Primary Sources

PrintPrint EmailEmail ShareShare CiteCite


UN General Assembly Resolution 3379, Racial Discrimination

Published November 10, 1975



UN General Assembly Resolution 3379, Racial Discrimination

This resolution claims "any doctrine of racial differentiation of superiority is scientifically false, morally condemnable, socially unjust, and dangerous." It is a response to racial discrimination by governments around the world. The General Assembly's examples of "racist regimes" are the occupied territory of Palestine, Zimbabwe, and South Africa. The resolution specifically notes that eliminating colonialism, foreign occupation, Zionism, and apartheid are necessary to end discrimination. In 1975, the Soviet Union pioneered Resolution 3379 and was bolstered by Arab and African states amidst accusations that Israel supported the apartheid regime in South Africa through economic cooperation. In the early 1990s, with the emerging war in Iraq and the collapse of both South Africa's apartheid government and the Soviet Union, the resolution was formally repealed.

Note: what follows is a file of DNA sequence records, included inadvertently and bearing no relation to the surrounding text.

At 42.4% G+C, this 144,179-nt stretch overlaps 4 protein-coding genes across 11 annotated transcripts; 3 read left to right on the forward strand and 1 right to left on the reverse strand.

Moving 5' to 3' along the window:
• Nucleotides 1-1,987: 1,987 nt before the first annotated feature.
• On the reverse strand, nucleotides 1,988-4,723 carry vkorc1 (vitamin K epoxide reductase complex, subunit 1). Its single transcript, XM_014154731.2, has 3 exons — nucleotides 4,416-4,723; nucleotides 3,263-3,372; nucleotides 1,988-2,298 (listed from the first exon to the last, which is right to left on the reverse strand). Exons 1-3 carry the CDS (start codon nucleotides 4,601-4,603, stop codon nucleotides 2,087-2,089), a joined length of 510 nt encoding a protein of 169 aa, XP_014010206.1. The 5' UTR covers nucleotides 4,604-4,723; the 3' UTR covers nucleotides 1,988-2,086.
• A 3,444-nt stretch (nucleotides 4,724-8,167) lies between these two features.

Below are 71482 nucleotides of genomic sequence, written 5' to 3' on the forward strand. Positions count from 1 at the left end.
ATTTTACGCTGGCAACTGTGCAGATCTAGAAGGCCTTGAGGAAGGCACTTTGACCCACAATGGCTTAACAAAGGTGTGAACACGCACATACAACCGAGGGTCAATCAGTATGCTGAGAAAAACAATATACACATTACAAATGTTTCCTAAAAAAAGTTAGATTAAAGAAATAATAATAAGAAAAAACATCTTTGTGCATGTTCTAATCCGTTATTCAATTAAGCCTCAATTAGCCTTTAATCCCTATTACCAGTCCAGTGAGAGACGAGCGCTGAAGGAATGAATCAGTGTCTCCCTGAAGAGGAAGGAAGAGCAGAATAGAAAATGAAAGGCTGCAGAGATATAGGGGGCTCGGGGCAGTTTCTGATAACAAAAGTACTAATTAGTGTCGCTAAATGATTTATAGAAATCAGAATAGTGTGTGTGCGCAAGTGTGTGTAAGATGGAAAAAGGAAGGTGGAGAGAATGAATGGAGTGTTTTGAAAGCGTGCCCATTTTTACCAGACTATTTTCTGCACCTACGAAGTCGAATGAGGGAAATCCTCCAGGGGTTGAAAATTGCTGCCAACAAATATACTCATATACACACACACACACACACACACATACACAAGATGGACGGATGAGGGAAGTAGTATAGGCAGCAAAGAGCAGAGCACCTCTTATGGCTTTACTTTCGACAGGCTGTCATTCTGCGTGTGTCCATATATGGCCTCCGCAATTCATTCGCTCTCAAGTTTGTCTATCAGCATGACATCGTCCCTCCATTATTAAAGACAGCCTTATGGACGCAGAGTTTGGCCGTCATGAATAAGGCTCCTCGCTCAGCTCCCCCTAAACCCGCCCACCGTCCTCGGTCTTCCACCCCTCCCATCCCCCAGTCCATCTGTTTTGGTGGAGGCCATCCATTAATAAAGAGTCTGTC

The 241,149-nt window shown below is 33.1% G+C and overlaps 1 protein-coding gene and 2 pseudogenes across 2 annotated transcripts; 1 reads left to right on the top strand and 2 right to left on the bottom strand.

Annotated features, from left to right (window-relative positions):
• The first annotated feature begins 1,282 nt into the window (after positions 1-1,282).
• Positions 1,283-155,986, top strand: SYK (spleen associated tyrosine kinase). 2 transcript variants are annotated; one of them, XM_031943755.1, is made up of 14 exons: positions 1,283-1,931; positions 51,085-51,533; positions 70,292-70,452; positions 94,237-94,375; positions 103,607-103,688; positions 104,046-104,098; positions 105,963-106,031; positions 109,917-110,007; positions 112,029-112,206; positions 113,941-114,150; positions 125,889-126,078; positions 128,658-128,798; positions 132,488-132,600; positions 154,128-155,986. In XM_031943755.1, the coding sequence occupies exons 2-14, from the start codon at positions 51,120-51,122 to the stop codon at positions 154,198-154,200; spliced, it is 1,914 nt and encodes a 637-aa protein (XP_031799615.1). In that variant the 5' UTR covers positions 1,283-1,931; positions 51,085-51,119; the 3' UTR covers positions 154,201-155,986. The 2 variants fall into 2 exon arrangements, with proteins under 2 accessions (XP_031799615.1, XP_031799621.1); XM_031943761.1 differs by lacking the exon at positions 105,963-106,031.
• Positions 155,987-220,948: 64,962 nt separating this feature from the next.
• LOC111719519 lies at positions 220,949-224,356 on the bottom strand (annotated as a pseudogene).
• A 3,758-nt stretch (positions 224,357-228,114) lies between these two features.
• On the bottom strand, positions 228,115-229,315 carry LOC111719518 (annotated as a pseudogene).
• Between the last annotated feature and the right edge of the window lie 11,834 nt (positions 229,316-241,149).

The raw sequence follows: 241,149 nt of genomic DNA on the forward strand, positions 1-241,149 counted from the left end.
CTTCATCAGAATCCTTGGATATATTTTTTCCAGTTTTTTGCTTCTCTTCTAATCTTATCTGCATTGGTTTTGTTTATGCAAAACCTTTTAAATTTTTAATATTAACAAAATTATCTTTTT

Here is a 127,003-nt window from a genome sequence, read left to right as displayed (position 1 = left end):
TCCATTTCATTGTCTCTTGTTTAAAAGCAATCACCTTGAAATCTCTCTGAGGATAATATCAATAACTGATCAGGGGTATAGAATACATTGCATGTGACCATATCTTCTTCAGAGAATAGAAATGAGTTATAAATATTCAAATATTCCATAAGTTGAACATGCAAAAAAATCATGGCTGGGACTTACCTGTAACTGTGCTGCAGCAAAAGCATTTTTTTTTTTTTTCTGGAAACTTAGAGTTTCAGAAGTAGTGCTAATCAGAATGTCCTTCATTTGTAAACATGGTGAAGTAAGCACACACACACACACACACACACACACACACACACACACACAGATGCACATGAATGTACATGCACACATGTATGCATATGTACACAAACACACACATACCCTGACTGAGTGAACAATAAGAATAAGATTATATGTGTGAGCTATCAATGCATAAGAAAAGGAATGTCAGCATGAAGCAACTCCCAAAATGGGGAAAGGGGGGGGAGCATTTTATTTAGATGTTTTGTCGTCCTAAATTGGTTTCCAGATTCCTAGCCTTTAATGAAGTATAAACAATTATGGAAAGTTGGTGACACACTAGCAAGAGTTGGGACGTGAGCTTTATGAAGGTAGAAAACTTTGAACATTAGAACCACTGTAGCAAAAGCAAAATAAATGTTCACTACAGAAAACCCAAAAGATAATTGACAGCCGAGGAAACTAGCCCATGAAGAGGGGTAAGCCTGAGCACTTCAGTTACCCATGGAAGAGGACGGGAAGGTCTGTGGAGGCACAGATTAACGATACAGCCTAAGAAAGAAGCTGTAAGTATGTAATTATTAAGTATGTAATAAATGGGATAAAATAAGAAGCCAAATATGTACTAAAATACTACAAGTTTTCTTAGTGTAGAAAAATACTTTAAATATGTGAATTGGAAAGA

More on This Topic

Foreign Affairs Article

The Right Stuff

Author: Byron York

This past January, Republicans in the U.S. House of Representatives held their annual winter retreat at a waterfront resort in Cambridge,...

Foreign Affairs Article

A Woman of the People

Author: Michael Tomasky

Talk of the Republican Party’s internal divisions has become a staple of the American news diet. Battles between the conservative...